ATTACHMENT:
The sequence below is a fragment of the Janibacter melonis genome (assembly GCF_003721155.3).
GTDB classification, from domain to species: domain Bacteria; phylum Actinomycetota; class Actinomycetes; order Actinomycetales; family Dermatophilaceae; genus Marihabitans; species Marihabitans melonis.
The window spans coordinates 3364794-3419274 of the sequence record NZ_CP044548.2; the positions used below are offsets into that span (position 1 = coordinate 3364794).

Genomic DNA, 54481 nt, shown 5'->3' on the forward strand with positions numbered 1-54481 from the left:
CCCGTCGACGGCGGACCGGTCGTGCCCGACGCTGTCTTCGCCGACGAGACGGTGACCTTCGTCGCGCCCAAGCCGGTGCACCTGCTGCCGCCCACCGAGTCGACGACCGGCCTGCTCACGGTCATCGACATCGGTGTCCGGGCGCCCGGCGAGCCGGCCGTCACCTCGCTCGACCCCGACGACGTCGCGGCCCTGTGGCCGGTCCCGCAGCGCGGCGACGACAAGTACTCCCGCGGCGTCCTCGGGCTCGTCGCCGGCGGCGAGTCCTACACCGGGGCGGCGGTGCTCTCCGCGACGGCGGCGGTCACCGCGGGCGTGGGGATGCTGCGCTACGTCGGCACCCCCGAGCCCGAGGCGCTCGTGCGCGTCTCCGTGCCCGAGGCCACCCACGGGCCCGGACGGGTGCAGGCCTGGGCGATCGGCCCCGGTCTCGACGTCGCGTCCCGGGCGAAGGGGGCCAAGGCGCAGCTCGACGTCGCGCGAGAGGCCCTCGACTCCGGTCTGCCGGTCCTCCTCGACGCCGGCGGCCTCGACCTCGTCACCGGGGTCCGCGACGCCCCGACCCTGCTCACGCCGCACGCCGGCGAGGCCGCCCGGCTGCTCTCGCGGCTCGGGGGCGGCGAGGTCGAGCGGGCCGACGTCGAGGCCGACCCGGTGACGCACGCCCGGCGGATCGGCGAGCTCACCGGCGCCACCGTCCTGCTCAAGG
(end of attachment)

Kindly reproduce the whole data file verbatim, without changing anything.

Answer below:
The sequence below is a fragment of the Janibacter melonis genome (assembly GCF_003721155.3).
GTDB classification, from domain to species: domain Bacteria; phylum Actinomycetota; class Actinomycetes; order Actinomycetales; family Dermatophilaceae; genus Marihabitans; species Marihabitans melonis.
The window spans coordinates 3364794-3419274 of the sequence record NZ_CP044548.2; the positions used below are offsets into that span (position 1 = coordinate 3364794).

Genomic DNA, 54481 nt, shown 5'->3' on the forward strand with positions numbered 1-54481 from the left:
CCCGTCGACGGCGGACCGGTCGTGCCCGACGCTGTCTTCGCCGACGAGACGGTGACCTTCGTCGCGCCCAAGCCGGTGCACCTGCTGCCGCCCACCGAGTCGACGACCGGCCTGCTCACGGTCATCGACATCGGTGTCCGGGCGCCCGGCGAGCCGGCCGTCACCTCGCTCGACCCCGACGACGTCGCGGCCCTGTGGCCGGTCCCGCAGCGCGGCGACGACAAGTACTCCCGCGGCGTCCTCGGGCTCGTCGCCGGCGGCGAGTCCTACACCGGGGCGGCGGTGCTCTCCGCGACGGCGGCGGTCACCGCGGGCGTGGGGATGCTGCGCTACGTCGGCACCCCCGAGCCCGAGGCGCTCGTGCGCGTCTCCGTGCCCGAGGCCACCCACGGGCCCGGACGGGTGCAGGCCTGGGCGATCGGCCCCGGTCTCGACGTCGCGTCCCGGGCGAAGGGGGCCAAGGCGCAGCTCGACGTCGCGCGAGAGGCCCTCGACTCCGGTCTGCCGGTCCTCCTCGACGCCGGCGGCCTCGACCTCGTCACCGGGGTCCGCGACGCCCCGACCCTGCTCACGCCGCACGCCGGCGAGGCCGCCCGGCTGCTCTCGCGGCTCGGGGGCGGCGAGGTCGAGCGGGCCGACGTCGAGGCCGACCCGGTGACGCACGCCCGGCGGATCGGCGAGCTCACCGGCGCCACCGTCCTGCTCAAGG